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Green ILC: towards sustainable colliders

| 30 October 2014

Image of future Green ILC centre: courtesy of GRID4EU

When planning a new research lab, an important step is to see how others have done similar things in the past and learn from their experiences. The ILC, with its many contributors from research labs all over the world, has this step firmly embedded in its planning procedure. But planning a new research lab also means you’ve got a chance to do things differently. A small collaboration is starting to form that is looking at ways of making the ILC green from the very start.

The “green ILC” movement started two years ago at a workshop on energy for sustainable science at CERN, which covered all areas related to energy in research, from data servers and infrastructure to accelerators. Leading by example, the European Spallation Source ESS in Sweden, for which construction has just started, will be the world’s first sustainable research facility. Can the ILC follow suit?

The electricity consumption of the ILC will be everything but negligible. The ILC is certainly the less “energy hungry” of all future projects thanks, in particular, to its superconducting radiofrequency (RF) technology. However with 164 megawatts of peak power its consumption will be similar to CERN running the Large Hadron Collider, which in turn roughly equals the consumption of half of the 500,000 residents in the canton of Geneva. At the same time, the total beam power for the ILC’s e+e- collisions amounts to some 10 megawatts, leading to an overall efficiency of six percent – a lot of energy is lost in wasted heat from RF, powering the cooling plants or normal conducting magnets and in the beam dumps. “We increase the fundamental knowledge of mankind, but we waste a lot of energy doing that,” says Denis Perret-Gallix of IN2P3/CNRS, France. “I think we have a role to play in society, so let’s tackle the important aspect of the environment from the very beginning.” It might also mean substantial savings in the running costs.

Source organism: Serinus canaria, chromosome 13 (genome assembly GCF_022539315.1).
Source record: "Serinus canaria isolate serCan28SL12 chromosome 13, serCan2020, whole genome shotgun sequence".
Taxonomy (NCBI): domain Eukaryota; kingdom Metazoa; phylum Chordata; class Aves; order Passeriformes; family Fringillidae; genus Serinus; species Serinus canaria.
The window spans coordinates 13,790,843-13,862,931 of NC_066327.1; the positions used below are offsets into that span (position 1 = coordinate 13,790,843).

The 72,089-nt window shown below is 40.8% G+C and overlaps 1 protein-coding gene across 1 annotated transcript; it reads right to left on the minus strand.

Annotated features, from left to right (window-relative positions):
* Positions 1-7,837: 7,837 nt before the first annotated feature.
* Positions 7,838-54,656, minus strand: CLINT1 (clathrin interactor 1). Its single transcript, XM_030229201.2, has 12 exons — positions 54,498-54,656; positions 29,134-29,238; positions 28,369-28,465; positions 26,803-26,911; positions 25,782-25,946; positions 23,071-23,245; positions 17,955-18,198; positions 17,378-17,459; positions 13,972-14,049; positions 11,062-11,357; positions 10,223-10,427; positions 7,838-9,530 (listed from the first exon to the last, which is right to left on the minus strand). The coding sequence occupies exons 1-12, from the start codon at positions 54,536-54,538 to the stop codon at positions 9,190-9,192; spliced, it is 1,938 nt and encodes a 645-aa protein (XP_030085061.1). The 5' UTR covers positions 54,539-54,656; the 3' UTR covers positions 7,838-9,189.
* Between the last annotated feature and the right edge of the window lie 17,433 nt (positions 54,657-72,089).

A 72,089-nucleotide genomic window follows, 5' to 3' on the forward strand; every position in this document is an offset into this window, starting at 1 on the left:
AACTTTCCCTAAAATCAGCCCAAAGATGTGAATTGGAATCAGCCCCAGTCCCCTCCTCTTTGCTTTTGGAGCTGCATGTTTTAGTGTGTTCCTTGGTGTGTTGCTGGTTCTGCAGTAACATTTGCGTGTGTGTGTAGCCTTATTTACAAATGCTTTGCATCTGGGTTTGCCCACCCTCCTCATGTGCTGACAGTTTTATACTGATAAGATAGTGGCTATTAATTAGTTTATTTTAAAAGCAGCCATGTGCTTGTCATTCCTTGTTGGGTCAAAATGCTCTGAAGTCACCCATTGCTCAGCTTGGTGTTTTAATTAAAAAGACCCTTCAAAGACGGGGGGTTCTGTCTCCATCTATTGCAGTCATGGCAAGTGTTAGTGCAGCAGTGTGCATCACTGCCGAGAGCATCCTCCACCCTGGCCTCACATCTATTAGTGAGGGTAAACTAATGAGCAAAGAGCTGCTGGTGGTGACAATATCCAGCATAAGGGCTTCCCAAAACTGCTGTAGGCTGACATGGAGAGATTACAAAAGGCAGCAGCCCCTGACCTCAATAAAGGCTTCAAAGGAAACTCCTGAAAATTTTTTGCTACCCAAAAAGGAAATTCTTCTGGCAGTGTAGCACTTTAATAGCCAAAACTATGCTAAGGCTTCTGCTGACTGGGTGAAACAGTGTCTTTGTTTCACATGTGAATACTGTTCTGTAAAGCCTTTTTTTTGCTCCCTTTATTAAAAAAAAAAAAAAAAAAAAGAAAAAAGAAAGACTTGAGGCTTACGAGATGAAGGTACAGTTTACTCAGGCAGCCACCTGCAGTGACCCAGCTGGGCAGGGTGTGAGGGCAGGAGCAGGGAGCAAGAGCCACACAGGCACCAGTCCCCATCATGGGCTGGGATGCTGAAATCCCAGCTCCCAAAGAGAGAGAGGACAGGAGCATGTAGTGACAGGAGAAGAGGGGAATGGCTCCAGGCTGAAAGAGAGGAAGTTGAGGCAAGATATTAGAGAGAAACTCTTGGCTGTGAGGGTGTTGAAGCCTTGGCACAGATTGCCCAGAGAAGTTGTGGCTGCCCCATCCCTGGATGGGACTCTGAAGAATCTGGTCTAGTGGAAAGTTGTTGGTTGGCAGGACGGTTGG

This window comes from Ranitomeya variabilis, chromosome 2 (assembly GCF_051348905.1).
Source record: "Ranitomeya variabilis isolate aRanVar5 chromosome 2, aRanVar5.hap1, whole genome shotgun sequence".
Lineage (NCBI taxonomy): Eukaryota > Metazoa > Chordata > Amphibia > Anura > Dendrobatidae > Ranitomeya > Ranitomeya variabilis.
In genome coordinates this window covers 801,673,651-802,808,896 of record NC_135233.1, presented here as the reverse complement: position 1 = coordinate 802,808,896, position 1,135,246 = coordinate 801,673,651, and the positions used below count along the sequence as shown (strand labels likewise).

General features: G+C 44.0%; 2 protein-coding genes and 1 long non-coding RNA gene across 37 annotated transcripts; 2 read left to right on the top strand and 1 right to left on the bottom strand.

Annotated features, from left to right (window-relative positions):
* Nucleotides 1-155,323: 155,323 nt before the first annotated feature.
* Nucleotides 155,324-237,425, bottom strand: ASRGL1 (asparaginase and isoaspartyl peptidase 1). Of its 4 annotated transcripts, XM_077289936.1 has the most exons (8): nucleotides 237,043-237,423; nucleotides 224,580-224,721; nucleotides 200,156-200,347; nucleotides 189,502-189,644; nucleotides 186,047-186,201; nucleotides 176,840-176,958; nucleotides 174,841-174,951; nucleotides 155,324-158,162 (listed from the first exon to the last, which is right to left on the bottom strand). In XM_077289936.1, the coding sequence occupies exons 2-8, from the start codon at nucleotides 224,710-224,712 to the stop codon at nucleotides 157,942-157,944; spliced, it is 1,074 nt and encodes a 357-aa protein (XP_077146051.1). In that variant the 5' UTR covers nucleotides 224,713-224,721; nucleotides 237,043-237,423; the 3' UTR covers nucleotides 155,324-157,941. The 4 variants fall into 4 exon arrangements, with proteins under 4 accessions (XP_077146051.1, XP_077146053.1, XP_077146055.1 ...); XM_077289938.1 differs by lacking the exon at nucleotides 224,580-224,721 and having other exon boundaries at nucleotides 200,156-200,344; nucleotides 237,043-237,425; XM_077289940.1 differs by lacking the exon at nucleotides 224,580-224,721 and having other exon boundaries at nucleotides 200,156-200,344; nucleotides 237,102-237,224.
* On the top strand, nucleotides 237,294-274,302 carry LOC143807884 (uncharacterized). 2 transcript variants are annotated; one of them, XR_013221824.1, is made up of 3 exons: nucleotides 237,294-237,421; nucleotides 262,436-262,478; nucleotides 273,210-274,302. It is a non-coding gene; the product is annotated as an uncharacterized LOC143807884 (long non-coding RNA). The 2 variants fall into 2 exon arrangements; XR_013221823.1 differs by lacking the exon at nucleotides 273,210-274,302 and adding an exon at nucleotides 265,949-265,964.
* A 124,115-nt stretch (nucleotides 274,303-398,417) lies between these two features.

The approach is to recycle and recover as much as possible of the energy that you can’t save in the first place. Klystrons, the accelerator’s pulse, currently operate at an efficiency of 60 percent in the best case; but “it might be possible to get them up to 80 percent if current R&D succeeds,” reports Hitoshi Hayano of KEK, Japan. This would mean a big dent in the power wasted in operations.

The beam energy in the beam dumps could be recovered and used not only to heat buildings or, more ingeniously, to cool equipment but, by vaporising liquid nitrogen, could produce electricity again.

But the prime interest in liquid nitrogen is that it can be used as a pre-cooling for the cryogenics, which could save a lot of power, even if safety and more complex operation issues should be addressed. “We could even produce it ourselves with the resources we have in Iwate – wind energy, geothermal energy, marine energy – and then retrieve this energy when needed,” suggests Takayuki Saeki from KEK.

Another possibility for the beam dumps currently being studied  is to decelerate the beams through the formation of a wakefield in a gas plasma chamber. The microwaves produced by the exited plasma could then be recycled as electricity.

The group also proposes to build an energy centre on campus which would make sure the power is used well and innovations are put forward to society fast and efficiently by working hand in hand with power companies.

After the 2011 earthquake and tsunami and the Fukushima power plant accident, energy is a topic of concern in Japan, and the Japanese “Advanced Accelerator Association promoting science & technology” (AAA) decided to create a Green-ILC Working Group, which met in February this year. In fact sustainability is a topic that concerns all future colliders, from ILC and CLIC to the Chinese CepC-SppS project and the Future Circular Colliders discussed at CERN, so that during the recent LCWS14 workshop in Belgrade the future projects got together in a joint meeting to discuss sustainability options. The first starting point is a joint model of how energy is consumed in a collider so that projects can be compared accurately, which does not exist yet. “A greener ILC is just the first step towards sustainability” predicts Atsuto Suzuki, Director general of KEK.  In order to make progress in fundamental science, projects need a lot of energy. But maybe in the long run this research can lead to progress in energy production and consumption as well.

Leading by example: ESS

The European Spallation Source ESS ( employs the “4R” strategy to make the facility as sustainable as possible. The four Rs stand for Responsible, Renewable, Recyclable and Reliable. Responsible refers to the power consumption, which will be monitored to stay below 270 GWh per year; renewable refers to the kinds of energy sources, which must all be renewable (for example wind energy) while being cost-competitive at the same time, and recyclable means that any surplus heat produced in the facility should be recycled, for example by replacing cooling towers with a cooling system that is based on heat recycling. Finally, all critical equipment like the cooling and power systems must be operated in a Reliable way to secure the facility’s operational availability for the researchers.

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